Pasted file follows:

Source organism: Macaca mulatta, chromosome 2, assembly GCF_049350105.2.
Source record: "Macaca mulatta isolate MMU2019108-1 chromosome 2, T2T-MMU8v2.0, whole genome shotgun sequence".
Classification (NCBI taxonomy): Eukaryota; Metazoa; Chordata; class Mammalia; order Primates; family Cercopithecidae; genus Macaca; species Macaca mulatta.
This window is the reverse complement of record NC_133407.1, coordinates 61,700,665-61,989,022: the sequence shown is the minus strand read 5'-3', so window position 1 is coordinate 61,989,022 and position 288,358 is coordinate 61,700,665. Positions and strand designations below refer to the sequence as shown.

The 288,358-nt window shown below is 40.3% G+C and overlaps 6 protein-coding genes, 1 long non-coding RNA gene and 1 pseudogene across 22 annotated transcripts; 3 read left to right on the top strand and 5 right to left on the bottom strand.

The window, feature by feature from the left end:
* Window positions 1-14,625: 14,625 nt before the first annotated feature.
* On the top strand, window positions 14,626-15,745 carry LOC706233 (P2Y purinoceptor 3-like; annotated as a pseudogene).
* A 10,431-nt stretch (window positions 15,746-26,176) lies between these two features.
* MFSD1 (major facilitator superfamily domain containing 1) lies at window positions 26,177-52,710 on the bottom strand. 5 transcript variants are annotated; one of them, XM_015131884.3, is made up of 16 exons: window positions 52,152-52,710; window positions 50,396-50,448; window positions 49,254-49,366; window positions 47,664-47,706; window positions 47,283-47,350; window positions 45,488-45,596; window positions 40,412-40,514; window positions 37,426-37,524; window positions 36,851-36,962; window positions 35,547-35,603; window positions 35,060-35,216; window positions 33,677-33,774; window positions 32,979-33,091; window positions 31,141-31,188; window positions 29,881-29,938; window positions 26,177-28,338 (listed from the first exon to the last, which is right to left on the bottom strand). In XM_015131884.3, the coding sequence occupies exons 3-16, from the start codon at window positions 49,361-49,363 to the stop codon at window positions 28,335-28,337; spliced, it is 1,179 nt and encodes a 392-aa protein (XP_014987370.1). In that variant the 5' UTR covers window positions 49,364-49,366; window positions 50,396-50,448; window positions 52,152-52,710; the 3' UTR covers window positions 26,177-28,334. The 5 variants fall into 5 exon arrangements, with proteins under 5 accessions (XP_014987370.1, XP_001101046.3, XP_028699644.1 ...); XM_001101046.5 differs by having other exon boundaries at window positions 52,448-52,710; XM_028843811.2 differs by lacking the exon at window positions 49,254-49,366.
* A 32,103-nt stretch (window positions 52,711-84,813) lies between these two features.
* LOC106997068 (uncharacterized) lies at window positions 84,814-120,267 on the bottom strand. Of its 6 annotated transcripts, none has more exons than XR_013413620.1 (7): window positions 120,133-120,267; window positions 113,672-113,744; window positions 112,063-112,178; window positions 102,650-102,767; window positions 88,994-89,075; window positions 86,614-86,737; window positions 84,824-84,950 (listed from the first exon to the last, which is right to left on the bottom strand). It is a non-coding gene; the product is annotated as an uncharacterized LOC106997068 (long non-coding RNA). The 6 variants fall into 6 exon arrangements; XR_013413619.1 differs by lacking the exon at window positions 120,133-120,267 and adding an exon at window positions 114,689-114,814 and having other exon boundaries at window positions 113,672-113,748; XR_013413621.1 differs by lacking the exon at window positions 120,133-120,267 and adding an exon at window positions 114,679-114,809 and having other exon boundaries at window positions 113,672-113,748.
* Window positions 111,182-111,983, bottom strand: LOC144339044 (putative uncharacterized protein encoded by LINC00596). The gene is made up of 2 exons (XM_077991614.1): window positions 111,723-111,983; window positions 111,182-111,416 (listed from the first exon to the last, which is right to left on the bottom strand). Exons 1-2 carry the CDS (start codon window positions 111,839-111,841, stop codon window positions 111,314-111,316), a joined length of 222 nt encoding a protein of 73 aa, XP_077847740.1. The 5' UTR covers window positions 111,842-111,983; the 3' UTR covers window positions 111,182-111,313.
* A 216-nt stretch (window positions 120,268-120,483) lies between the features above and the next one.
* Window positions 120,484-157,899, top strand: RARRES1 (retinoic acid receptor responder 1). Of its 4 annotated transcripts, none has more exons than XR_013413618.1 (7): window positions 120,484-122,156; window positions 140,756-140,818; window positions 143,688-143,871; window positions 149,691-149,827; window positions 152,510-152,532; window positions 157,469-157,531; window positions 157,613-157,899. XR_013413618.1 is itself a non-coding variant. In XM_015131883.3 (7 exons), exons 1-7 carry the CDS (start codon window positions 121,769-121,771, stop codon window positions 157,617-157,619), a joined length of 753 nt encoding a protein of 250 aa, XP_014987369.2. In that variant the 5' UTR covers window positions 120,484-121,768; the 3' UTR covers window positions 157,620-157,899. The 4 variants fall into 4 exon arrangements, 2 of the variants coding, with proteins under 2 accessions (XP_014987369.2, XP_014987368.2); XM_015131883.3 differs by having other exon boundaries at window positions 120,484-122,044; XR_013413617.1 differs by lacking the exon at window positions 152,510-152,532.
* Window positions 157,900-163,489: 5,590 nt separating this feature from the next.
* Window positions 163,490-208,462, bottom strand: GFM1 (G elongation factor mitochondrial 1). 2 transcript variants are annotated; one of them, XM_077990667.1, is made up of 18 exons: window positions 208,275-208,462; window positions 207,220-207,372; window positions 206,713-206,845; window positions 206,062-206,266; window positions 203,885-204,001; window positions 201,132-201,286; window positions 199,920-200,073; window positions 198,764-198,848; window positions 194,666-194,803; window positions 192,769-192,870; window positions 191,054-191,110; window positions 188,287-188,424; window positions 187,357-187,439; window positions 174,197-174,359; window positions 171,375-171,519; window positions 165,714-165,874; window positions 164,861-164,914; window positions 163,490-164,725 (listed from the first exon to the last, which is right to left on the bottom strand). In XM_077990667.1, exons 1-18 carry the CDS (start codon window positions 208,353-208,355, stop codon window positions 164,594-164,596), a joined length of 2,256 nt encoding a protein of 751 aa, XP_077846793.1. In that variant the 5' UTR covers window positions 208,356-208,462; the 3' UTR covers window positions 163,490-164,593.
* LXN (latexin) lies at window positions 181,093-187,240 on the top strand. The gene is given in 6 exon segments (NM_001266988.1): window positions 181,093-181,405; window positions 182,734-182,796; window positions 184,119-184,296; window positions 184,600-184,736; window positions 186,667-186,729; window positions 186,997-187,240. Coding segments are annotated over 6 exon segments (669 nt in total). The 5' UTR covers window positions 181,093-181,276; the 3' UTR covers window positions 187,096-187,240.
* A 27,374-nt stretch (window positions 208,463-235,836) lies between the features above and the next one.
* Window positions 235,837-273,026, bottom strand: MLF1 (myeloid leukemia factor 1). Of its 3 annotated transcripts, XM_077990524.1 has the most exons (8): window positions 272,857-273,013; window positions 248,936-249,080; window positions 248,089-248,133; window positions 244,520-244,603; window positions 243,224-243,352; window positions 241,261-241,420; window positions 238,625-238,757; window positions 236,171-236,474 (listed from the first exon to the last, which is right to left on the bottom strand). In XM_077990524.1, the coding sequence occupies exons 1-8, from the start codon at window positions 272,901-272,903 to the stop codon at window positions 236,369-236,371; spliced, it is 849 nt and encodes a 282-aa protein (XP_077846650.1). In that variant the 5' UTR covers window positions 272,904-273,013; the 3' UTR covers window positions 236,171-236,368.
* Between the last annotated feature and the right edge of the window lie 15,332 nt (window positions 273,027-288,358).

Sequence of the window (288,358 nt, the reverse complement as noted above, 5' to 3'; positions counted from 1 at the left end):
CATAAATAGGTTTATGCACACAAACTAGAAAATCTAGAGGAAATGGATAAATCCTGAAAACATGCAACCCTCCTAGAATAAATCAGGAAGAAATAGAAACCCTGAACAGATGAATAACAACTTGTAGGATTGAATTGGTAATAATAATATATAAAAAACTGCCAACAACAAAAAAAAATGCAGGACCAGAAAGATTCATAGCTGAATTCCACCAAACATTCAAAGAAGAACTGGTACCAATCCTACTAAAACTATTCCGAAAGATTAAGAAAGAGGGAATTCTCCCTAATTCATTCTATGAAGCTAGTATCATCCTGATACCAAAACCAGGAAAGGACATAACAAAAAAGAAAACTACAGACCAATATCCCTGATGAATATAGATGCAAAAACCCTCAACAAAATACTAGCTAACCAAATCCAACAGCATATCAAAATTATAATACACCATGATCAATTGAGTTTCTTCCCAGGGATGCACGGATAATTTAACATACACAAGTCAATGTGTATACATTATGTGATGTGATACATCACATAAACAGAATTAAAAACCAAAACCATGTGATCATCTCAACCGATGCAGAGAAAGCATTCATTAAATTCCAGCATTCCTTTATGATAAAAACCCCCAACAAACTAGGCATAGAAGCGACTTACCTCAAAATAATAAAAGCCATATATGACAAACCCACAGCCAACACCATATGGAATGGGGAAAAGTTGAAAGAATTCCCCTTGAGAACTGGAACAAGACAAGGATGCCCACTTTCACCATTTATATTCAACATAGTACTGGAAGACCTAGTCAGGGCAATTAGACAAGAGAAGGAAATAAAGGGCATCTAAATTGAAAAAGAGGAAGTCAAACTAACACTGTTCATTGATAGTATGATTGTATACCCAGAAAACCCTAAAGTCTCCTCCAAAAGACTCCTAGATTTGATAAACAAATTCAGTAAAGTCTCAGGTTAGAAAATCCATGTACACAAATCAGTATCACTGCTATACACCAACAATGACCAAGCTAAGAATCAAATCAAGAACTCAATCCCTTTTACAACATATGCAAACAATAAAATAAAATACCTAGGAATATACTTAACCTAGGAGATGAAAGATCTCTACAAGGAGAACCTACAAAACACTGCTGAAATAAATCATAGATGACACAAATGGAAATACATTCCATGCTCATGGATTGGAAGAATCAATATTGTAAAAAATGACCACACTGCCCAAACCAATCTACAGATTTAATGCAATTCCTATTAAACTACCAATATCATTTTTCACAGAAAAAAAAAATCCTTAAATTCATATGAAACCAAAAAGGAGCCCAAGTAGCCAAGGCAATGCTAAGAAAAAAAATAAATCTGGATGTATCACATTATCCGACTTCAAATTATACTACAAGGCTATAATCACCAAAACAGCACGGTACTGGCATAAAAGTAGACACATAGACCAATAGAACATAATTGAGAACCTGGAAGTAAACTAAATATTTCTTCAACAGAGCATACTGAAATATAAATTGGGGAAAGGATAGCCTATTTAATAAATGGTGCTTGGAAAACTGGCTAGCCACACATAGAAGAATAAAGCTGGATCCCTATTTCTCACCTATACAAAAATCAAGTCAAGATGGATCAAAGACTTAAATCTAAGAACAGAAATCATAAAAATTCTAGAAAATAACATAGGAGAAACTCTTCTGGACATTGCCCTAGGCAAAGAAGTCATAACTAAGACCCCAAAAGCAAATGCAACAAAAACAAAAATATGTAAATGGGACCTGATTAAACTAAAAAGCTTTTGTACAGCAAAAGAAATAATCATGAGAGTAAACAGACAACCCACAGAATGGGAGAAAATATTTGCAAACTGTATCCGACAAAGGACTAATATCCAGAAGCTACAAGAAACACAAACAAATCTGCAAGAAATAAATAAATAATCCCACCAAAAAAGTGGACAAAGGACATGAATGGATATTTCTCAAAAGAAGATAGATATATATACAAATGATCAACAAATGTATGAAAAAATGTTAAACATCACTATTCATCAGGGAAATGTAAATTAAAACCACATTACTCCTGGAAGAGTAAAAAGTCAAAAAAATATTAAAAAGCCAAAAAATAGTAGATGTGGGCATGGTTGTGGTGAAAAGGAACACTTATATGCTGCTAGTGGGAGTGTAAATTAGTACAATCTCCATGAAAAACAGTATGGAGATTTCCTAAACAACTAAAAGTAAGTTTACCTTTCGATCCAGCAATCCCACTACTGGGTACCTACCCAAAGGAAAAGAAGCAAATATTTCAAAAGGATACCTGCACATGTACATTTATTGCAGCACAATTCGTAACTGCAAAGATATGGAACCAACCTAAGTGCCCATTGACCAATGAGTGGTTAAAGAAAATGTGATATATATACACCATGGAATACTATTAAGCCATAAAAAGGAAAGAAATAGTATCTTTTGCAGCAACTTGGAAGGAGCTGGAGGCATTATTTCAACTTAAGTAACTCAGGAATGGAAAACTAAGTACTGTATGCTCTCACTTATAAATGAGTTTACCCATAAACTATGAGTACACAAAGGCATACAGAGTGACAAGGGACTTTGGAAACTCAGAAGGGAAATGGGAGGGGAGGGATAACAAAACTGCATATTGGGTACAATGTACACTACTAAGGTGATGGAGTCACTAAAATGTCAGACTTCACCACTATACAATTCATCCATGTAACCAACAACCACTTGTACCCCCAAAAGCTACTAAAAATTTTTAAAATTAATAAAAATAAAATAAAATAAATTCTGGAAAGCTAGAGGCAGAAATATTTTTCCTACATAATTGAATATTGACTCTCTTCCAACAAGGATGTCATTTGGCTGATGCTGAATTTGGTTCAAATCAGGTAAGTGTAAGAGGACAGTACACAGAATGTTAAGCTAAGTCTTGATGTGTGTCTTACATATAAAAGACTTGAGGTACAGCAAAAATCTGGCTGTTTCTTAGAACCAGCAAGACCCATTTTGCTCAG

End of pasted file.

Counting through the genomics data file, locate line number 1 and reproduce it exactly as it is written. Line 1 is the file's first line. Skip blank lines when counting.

Source organism: Macaca mulatta, chromosome 2, assembly GCF_049350105.2.